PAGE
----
The Justice Department told Congress yesterday that it is prepared to challenge the constitutionality of a key section of the Gramm-Rudman-Hollings balanced-budget law.
The department's view, if upheld by the courts, would make the sweeping budget cuts sought by the law no longer automatic. The power to enforce the mandated spending cuts would then revert to Congress, which enacted the law because it has been unable to agree on such cuts in the past.
The department was responding to a suit by Rep. Mike Synar (D-Okla.) that contends that the entire law is unconstitutional. The government's brief sought to have Synar's claims thrown out on procedural grounds, but at the same time served notice that should the case be heard on the merits, it will press the constitutional issue.
The department's brief challenged the role assigned by the legislation to the General Accounting Office, which would have the final word on billions of dollars in budget cuts for the next five years. The GAO role, the department argued, is an unconstitutional infringement on President Reagan's budget-making powers.
Under Gramm-Rudman-Hollings, if the GAO's role is struck down by the courts, both houses of Congress would have to approve the budget cuts in a joint resolution.
Attorney General Edwin Meese III contended in letters to House and Senate leaders yesterday that the comptroller general, as the head of the GAO, "is a legislative officer who may not perform duties that are inconsistent with that status." The department regards the budget rescissions called for under Gramm-Rudman-Hollings as such an executive-branch function.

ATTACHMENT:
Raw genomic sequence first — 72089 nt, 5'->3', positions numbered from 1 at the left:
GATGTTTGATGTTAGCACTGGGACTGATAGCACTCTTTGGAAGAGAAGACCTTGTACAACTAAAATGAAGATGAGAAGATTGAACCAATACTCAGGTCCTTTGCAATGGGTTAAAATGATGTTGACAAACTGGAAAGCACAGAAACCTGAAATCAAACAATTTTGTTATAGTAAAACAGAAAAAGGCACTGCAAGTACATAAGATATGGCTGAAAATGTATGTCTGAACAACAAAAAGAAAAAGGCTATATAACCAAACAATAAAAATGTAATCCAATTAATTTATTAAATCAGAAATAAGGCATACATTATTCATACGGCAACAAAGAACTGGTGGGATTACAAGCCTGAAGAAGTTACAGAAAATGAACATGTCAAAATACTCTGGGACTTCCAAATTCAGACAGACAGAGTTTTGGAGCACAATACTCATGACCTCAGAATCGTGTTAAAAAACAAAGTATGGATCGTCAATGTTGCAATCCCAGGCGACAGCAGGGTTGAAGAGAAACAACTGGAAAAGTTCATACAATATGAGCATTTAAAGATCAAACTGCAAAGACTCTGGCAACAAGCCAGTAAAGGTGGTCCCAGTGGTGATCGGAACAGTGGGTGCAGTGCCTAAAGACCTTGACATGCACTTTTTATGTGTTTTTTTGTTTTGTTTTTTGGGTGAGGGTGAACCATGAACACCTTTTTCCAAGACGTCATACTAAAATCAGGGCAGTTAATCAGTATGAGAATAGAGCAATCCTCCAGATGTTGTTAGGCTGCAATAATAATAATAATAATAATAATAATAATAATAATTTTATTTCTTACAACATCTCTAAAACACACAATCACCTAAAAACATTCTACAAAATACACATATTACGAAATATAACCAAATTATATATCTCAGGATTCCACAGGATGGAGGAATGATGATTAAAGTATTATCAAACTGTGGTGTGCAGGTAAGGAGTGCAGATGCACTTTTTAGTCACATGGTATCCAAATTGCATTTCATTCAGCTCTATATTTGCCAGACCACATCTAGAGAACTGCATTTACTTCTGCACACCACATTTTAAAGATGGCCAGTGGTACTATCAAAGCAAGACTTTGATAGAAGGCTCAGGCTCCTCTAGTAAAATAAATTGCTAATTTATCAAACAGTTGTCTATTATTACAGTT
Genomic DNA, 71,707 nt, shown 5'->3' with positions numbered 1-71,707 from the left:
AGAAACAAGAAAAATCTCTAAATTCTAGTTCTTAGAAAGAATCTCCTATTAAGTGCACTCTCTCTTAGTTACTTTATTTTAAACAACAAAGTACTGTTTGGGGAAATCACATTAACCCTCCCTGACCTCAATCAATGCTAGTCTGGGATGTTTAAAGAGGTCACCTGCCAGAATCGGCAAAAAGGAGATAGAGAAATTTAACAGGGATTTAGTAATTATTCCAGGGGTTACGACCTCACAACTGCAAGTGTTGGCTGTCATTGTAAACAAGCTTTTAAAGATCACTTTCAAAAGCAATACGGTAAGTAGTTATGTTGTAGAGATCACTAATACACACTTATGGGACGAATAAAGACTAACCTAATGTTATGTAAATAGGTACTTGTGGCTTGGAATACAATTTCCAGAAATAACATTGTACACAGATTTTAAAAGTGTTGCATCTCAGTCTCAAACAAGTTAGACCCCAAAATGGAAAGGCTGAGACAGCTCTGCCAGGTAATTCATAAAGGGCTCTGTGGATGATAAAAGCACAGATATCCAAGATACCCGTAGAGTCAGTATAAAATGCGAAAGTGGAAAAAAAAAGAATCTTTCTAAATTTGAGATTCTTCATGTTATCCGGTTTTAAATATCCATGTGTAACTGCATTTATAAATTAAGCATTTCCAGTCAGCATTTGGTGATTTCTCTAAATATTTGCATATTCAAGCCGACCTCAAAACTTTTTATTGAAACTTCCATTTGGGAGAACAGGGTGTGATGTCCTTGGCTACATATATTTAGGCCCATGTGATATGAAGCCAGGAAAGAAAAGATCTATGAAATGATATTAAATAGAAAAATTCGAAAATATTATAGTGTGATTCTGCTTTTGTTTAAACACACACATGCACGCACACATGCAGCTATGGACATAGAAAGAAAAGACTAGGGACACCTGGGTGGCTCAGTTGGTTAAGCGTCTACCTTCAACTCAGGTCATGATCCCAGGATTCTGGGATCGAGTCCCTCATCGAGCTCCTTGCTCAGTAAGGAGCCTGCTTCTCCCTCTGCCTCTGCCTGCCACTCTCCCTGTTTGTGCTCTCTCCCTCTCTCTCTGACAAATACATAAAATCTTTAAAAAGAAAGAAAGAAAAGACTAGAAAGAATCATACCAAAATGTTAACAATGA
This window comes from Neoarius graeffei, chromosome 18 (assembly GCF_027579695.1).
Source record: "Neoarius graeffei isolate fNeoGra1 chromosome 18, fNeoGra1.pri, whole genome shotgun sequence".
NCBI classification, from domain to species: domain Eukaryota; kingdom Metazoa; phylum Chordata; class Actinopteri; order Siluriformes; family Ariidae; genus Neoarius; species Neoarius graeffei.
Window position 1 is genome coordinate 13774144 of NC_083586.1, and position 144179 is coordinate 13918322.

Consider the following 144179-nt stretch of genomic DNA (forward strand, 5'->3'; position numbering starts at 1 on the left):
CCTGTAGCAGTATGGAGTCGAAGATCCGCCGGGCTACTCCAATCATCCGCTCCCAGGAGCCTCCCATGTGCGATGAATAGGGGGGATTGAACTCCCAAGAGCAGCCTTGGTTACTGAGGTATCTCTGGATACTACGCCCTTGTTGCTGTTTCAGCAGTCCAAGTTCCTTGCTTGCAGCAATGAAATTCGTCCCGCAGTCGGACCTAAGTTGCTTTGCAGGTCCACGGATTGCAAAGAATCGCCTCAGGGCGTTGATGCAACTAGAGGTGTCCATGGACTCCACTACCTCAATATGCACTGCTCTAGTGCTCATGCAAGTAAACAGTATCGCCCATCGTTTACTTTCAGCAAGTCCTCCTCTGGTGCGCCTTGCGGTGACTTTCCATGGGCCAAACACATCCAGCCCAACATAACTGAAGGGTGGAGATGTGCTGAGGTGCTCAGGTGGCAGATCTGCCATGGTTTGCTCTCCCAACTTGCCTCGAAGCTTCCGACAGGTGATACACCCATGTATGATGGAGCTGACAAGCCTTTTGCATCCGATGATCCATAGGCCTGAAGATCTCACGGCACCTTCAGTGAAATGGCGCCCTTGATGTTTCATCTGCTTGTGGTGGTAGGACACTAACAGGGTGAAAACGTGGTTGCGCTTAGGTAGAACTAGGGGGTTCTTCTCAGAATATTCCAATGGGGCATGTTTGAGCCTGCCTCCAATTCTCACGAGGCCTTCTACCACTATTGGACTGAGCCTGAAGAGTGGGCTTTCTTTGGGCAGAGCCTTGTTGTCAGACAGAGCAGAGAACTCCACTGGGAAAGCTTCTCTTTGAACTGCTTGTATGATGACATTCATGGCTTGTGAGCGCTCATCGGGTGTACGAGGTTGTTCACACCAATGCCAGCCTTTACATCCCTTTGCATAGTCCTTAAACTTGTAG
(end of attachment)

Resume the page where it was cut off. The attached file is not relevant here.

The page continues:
Senate legal counsel Michael Davidson, who filed a brief supporting the law yesterday, said that the GAO's role "makes 99 percent of the difference. It was very important for Congress to have a procedure in which [budget cuts] would be automatic if they failed to produce a budget. The whole arrangement could stalemate."
The administration has thus gone to court objecting to a central part of the deficit-reduction legislation that President Reagan embraced when Congress passed it 20 days ago.
White House spokesman Larry Speakes said in Palm Springs, Calif., that the administration wants "clarification" on the law's constitutionality.
Congress adopted the law, despite warnings from its own supporters that it might wreak havoc on the budget process, in an attempt to force action on federal budget deficits that could top $200 billion for the rest of the decade. The law, named for Sens. Phil Gramm (R-Tex.), Warren B. Rudman (R-N.H.) and Ernest F. Hollings (D-S.C.), calls for an initial $11.7 billion in budget cuts to take effect March 1, and mandates a balanced budget by fiscal 1991, which begins Oct. 1, 1990.
The law requires the White House Office of Management and Budget and the Congressional Budget Office to calculate program-by-program spending reductions under a complicated formula spelled out in the bill.
Their report would be reviewed by Comptroller General Charles A. Bowsher, head of the GAO, who would certify to the president that the cutbacks would reduce the deficit to levels cited in the law, declining to zero in fiscal 1991. The president would then sign the cutbacks into law.
The law also contains a provision allowing members of Congress to challenge it in court. Synar and 11 other House members filed suit Dec. 19, saying that the statute is an unconstitutional delegation of Congress' power of the purse to the president. Synar's suit, which is being heard by a special three-judge panel, also challenges the GAO's role in the budget-cutting process.